Looking to purchase a used delivery van? With multiple online marketplaces at your fingertips and a wide array of vehicles from which to choose, the process can be relatively quick and hassle free. However, with Internet fraud on the rise, it’s also a case of buyer beware…
Following on from our recent post on avoiding losing money to criminals when selling a van online, it’s equally as important to be vigilant when you’re on the purchasing end of the transaction. As a self-employed courier driver, throughout the course of your career you may purchase numerous vehicles as your business expands and evolves, so make sure you don’t get caught out!
Trust is everything...
When you do business on the Internet you’re essentially dealing with a stranger, so the same rules apply as if you were physically walking onto a used commercial vehicle lot: check out their credentials and establish that you can trust them.
The thing is that online criminals are getting smarter and in some cases can target unsuspecting purchasers with some pretty ingenious methods – like posing as third party escrow providers. By establishing an image as a trusted institution, they can get hold of the victim’s money by bypassing the seller before either party knows they’ve been duped.
…So Trust No-one
When you make contact with a seller through an online marketplace you don’t have the insight of being able to make an initial judgement based on their shifty eyes, bad breath or dodgy body language, but the National Fraud Intelligence Bureau has issued some tips to help you reduce the risk of falling prey to fraudsters.
- Here comes the sound of a breaking record: if it sounds too good to be true, repeat after me, IT PROBABLY IS. One of the easiest ways of attracting a cash conscious self-employed courier is to offer a dream of a deal on a van. And once the swindler has you on the hook, it’s the perfect place to start to reel you in…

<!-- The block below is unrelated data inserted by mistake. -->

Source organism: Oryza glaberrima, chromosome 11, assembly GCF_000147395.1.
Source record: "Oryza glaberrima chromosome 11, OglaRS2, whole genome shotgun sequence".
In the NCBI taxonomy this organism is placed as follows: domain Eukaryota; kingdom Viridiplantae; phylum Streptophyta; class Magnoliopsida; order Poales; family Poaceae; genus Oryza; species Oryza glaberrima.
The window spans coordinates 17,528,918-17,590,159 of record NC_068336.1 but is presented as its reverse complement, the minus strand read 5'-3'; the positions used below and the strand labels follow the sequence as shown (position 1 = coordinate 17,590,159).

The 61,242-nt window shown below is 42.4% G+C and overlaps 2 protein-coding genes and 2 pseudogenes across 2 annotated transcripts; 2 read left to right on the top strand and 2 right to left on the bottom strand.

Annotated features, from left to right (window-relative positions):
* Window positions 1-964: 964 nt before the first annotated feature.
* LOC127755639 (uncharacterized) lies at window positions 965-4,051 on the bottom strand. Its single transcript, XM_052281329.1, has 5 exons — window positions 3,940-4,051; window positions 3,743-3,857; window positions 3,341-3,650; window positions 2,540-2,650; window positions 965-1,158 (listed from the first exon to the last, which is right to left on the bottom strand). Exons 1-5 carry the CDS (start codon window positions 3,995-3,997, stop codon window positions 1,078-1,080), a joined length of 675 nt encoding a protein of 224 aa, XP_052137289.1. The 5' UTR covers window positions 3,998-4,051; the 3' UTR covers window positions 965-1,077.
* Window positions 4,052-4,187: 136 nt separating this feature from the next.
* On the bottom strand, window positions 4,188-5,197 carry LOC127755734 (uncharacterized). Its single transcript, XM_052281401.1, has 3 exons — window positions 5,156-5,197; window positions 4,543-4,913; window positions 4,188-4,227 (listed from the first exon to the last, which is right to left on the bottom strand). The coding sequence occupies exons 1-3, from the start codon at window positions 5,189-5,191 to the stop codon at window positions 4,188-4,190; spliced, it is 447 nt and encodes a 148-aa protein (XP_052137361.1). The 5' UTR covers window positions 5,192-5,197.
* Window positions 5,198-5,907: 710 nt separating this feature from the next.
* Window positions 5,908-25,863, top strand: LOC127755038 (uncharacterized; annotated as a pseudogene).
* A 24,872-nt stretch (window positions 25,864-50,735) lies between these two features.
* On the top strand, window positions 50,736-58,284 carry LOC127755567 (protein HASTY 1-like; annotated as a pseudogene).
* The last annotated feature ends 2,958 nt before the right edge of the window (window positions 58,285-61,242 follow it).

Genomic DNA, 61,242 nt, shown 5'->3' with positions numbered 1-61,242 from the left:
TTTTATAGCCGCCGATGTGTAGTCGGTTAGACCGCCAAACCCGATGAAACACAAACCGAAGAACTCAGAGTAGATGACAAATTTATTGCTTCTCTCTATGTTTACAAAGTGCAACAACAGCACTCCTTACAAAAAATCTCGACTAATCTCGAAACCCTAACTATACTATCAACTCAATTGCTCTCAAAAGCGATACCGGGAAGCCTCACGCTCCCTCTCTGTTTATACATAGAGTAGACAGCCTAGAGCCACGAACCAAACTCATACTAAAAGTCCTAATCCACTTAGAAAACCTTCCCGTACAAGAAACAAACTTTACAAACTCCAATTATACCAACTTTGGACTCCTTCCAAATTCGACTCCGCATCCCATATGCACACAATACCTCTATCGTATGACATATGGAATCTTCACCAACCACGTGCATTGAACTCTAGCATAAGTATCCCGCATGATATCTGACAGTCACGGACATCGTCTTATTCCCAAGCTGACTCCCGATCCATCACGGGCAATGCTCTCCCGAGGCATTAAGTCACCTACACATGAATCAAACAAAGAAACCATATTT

- If a third party escrow provider is involved in the deal, contact them directly to check their credentials. Don’t simply reply to an email.
- It’s not judgemental to judge someone on their spelling and grammar! Well, it may be a little, but in the case of dealings over the Internet, sometimes badly put together emails can be a sure sign that something’s suspicious.
- Finally, the NFIB say that while some of the initial contact will be over email, you should always meet the seller in person and get the opportunity to thoroughly check the vehicle over before any money changes hands. Before any money changes hands. And, no, that repetition is not a typo – it’s just the most important piece of advice!
If you’re a self-employed courier, joining the Courier Exchange platform means gaining the benefits of being part of a trusted community of industry professionals. As well as increasing your opportunities for work, you’ll make valuable contacts so you won’t have to risk becoming a victim of fraud by dealing with unknown sellers.